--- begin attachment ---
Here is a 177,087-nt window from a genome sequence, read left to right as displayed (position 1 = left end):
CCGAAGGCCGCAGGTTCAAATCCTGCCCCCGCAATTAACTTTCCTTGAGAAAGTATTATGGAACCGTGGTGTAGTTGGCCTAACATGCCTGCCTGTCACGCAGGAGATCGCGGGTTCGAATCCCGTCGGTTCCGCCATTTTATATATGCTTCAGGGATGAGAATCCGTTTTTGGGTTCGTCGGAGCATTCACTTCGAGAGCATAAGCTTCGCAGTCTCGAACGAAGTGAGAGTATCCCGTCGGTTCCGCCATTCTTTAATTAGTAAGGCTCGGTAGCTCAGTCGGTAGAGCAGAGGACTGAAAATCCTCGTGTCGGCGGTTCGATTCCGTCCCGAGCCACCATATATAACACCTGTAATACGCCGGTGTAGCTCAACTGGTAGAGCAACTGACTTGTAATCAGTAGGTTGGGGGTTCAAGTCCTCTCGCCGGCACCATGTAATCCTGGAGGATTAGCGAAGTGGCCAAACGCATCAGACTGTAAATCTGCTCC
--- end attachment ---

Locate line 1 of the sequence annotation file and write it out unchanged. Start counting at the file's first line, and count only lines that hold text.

Here is a 177,087-nt window from a genome sequence, read left to right as displayed (position 1 = left end):